February Employer Insights: Most Encourage Employee Vaccinations, Some Offer Incentives (i4cp login required)

Just-in results from the latest i4cp survey confirm that employers continue to prefer
encouraging, and not requiring, employees to receive COVID-19 vaccinations.

Most of the just over 400 respondents (62%) surveyed last
say they encourage employees to be vaccinated or plan to; only 4% require
or plan to require the injections. In both cases, 30% of leaders say they’re
still considering their options.

In January, i4cp’s first survey on this topic—The
COVID-19 Vaccine & The 2021 Workplace
business leaders’ opinions about vaccinations for their workforces. With our post-outbreak
world shifting so rapidly, and vaccination debates challenging individuals,
businesses, and governments, alike, we’re updating our research frequently to provide
insights on the evolving situation.

As the year began, few leaders (5%) had an appetite for
mandating that their employees be vaccinated (though four in 10 said they were
thinking about it). At the same time, two-thirds of those surveyed in January planned
to encourage vaccinations when widely available to the public, and
another 19% were considering it. Overall, it was clear that many were in no
rush to make decisions, instead choosing a wait-and-see approach. The same
holds true a month later.

When it comes to formal policies on vaccination, the January
survey found 48% of business leaders discussing policies, but undecided. In
February, that figure has declined to 38% reporting that they are still in
discussions, while an additional 18% say they’ve decided not to set a
policy on vaccinations. 

Formal policies are in place in three in 10 organizations
represented in the February survey. Those are almost evenly split between a
single policy applicable to all employees globally (16%) and distinct policies
for countries/regions of operation (14%).

In organizations that have policies in place, 26% address
vaccination accommodation requests, and 16% already or will include provisions
related to adjusting job or work requirements such as locations or work teams.
Minimal numbers of respondents (fewer than 8%) reported policies that
referenced proof of vaccination for employees returning to workplaces, regular
testing requirements of unvaccinated workers, or workplace adaptations to
separate workspaces of vaccinated and non-vaccinated employees. 

Organizations Are Experimenting with Incentives

With encouragement of employee vaccinations continuing to be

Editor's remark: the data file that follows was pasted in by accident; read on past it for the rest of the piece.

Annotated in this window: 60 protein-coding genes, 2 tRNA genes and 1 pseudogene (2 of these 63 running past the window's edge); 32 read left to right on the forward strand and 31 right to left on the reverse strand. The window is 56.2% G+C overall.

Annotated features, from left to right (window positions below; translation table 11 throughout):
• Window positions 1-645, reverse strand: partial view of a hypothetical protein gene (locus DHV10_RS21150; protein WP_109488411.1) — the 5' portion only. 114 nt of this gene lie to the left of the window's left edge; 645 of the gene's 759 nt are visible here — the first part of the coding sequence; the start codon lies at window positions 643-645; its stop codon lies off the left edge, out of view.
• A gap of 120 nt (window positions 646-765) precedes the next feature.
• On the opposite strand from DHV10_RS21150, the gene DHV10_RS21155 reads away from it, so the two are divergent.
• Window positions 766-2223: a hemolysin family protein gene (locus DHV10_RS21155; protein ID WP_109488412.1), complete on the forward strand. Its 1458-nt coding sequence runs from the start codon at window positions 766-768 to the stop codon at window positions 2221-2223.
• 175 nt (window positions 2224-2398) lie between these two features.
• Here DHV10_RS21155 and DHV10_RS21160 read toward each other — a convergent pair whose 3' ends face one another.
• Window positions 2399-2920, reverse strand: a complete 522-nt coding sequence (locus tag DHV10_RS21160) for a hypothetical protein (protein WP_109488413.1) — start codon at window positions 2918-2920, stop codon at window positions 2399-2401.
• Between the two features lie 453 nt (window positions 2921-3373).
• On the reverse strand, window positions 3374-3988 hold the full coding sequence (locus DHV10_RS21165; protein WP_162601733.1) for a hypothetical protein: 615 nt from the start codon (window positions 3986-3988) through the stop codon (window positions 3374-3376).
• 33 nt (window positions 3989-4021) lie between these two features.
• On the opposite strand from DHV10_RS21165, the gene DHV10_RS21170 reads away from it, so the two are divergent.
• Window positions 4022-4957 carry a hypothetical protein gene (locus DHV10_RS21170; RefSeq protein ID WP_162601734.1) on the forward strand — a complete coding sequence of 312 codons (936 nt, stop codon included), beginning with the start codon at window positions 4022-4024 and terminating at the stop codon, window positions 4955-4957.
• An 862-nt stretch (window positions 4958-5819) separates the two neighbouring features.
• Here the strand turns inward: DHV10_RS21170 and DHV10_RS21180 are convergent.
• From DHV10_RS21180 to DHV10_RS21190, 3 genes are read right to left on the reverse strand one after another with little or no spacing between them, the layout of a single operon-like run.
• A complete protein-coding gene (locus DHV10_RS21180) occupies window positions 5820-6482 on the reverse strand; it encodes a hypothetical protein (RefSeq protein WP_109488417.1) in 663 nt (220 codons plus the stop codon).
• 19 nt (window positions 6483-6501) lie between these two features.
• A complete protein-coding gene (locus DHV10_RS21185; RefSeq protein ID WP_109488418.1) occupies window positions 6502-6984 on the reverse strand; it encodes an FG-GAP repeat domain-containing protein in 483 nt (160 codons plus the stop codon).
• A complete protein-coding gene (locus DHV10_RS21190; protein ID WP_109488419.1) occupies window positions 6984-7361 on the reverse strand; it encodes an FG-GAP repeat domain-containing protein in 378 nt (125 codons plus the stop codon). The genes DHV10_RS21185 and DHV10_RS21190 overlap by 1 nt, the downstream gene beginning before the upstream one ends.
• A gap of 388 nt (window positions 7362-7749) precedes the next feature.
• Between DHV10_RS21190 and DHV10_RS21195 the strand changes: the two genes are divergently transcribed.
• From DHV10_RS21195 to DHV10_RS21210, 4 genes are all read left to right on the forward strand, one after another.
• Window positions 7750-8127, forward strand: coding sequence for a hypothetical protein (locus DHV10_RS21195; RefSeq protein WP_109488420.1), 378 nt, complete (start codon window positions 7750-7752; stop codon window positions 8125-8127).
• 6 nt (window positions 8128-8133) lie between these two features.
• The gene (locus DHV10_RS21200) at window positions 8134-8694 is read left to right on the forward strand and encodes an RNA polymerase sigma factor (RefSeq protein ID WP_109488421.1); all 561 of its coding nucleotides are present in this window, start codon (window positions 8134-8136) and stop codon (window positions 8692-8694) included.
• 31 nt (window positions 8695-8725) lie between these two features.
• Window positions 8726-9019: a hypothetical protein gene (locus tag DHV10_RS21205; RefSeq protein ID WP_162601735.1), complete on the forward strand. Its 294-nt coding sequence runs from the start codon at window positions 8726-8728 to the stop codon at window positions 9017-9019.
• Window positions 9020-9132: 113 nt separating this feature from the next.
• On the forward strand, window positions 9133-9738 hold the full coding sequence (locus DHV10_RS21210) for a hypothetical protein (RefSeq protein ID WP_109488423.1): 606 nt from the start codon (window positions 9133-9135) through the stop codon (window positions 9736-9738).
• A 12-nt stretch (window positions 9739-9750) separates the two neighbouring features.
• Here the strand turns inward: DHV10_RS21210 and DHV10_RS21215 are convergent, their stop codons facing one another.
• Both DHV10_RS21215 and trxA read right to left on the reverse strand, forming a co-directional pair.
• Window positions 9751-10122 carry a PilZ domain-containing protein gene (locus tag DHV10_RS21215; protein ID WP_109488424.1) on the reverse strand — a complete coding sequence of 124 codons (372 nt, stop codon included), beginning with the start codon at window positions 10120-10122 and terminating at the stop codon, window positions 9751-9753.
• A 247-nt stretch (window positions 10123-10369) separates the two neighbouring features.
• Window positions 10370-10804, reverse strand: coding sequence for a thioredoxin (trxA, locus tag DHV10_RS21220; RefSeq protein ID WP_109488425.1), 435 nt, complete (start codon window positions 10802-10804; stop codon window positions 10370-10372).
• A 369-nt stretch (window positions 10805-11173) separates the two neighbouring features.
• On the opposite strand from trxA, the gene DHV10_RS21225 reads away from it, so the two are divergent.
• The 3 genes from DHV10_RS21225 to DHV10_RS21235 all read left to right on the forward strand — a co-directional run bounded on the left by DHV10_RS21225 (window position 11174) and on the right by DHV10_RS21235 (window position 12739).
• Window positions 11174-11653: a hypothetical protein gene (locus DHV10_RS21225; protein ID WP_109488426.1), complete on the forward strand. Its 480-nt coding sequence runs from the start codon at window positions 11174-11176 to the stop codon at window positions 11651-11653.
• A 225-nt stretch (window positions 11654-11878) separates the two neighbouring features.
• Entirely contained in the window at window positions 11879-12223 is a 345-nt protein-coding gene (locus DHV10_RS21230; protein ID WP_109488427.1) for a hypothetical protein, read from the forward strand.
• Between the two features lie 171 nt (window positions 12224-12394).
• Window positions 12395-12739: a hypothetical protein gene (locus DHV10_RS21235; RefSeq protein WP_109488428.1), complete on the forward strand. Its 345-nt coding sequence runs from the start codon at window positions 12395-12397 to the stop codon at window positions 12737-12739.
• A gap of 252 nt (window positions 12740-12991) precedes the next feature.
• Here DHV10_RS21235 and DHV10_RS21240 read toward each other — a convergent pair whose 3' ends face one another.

the chosen path of most organizations at present, employers are curious to know
how their peers are accomplishing that strategy.

In both surveys, i4cp asked about six types of incentives
organizations might use to promote vaccinations. Consistently ranking
top-of-list (and increasing from 39% to 50% of respondents implementing or
about to) is a relatively easy-to-accomplish effort—providing education or
educational material on the merits/efficacy of vaccination. 

Beyond that leading action, the new data reflects shifts in
choices about incentives, with paid time off for workers to be vaccinated (31%
of respondents already implementing or planning to) and onsite vaccination
solutions rising in rank while linking vaccinations to companies’ existing
well-being programs declined significantly as a favored strategy. 

Vaccine Encouragement strategy

Communications Efforts Are Becoming More Organized and

Effective internal communications are critical to the
success of any business objective, and actively encouraging employees to be
vaccinated against COVID-19 is no exception.  

Not surprisingly, the January survey—which fielded
concurrently with the advent of vaccine approvals by the FDA—found companies
most likely to report that they were leveraging the fastest option at their
disposal: one in four respondents were adapting existing employee
communications assets about flu vaccines to provide messaging about COVID
vaccines instead.  

After nearly a month during which vaccines gradually became
more widely available (albeit with ongoing supply issues) and businesses had
time to begin more expansive approaches, the top choice of communication
strategies to encourage vaccination shifted: 38% of survey participants say
their current (or planned) top effort is creating an internal pro-vaccination
communications campaign that centers on employee health and well-being. 

Adapting existing communications materials remains an
ongoing effort, but the broader focus is reflected by 35% of respondents who
say they are, or will be, putting together FAQ guides for managers’ use in
responding constructively to workers’ vaccination concerns. 

Top 5 communication strategies organizations are using to
encourage employee vaccinations

implement vaccine policies

Source: Institute for Corporate Productivity (i4cp) 

While i4cp’s second vaccination survey reveals some subtle
changes in only a month’s time, we anticipate more shifts in employers’
strategies as greater numbers of people receive the vaccines and the social and
business landscapes continue to evolve.  

As we have since the outbreak of the pandemic in 2020, i4cp
will continue to monitor and explore emerging trends and their implications for
business leadership and organizational performance. 

Carol Morrison
is a Senior Research Analyst at i4cp